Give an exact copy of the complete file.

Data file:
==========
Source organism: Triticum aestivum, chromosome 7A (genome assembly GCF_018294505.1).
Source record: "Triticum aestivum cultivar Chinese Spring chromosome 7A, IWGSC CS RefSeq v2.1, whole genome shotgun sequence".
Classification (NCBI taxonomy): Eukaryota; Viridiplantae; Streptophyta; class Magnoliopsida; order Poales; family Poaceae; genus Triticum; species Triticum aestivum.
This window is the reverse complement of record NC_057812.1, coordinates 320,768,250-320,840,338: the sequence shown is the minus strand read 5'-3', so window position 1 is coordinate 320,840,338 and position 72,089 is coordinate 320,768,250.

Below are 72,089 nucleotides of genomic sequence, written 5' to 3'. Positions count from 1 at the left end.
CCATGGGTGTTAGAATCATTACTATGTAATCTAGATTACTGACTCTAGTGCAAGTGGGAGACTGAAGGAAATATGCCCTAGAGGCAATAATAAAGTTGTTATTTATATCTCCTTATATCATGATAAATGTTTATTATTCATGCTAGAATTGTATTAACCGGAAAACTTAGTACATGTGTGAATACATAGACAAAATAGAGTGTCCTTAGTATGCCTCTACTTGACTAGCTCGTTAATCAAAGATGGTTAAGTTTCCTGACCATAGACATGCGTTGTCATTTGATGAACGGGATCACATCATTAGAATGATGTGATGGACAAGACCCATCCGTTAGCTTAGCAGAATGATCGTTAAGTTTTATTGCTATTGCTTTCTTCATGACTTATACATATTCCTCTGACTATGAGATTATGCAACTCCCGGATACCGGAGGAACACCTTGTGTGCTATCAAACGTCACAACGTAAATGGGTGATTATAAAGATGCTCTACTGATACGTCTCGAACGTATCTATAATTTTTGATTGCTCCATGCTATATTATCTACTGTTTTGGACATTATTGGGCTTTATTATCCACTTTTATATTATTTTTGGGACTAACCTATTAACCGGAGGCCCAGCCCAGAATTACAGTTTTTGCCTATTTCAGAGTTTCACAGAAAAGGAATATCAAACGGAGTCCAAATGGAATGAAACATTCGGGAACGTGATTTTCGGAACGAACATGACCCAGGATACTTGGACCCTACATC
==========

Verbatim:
Source organism: Triticum aestivum, chromosome 7A (genome assembly GCF_018294505.1).
Source record: "Triticum aestivum cultivar Chinese Spring chromosome 7A, IWGSC CS RefSeq v2.1, whole genome shotgun sequence".
Classification (NCBI taxonomy): Eukaryota; Viridiplantae; Streptophyta; class Magnoliopsida; order Poales; family Poaceae; genus Triticum; species Triticum aestivum.
This window is the reverse complement of record NC_057812.1, coordinates 320,768,250-320,840,338: the sequence shown is the minus strand read 5'-3', so window position 1 is coordinate 320,840,338 and position 72,089 is coordinate 320,768,250.

Below are 72,089 nucleotides of genomic sequence, written 5' to 3'. Positions count from 1 at the left end.
CCATGGGTGTTAGAATCATTACTATGTAATCTAGATTACTGACTCTAGTGCAAGTGGGAGACTGAAGGAAATATGCCCTAGAGGCAATAATAAAGTTGTTATTTATATCTCCTTATATCATGATAAATGTTTATTATTCATGCTAGAATTGTATTAACCGGAAAACTTAGTACATGTGTGAATACATAGACAAAATAGAGTGTCCTTAGTATGCCTCTACTTGACTAGCTCGTTAATCAAAGATGGTTAAGTTTCCTGACCATAGACATGCGTTGTCATTTGATGAACGGGATCACATCATTAGAATGATGTGATGGACAAGACCCATCCGTTAGCTTAGCAGAATGATCGTTAAGTTTTATTGCTATTGCTTTCTTCATGACTTATACATATTCCTCTGACTATGAGATTATGCAACTCCCGGATACCGGAGGAACACCTTGTGTGCTATCAAACGTCACAACGTAAATGGGTGATTATAAAGATGCTCTACTGATACGTCTCGAACGTATCTATAATTTTTGATTGCTCCATGCTATATTATCTACTGTTTTGGACATTATTGGGCTTTATTATCCACTTTTATATTATTTTTGGGACTAACCTATTAACCGGAGGCCCAGCCCAGAATTACAGTTTTTGCCTATTTCAGAGTTTCACAGAAAAGGAATATCAAACGGAGTCCAAATGGAATGAAACATTCGGGAACGTGATTTTCGGAACGAACATGACCCAGGATACTTGGACCCTACATC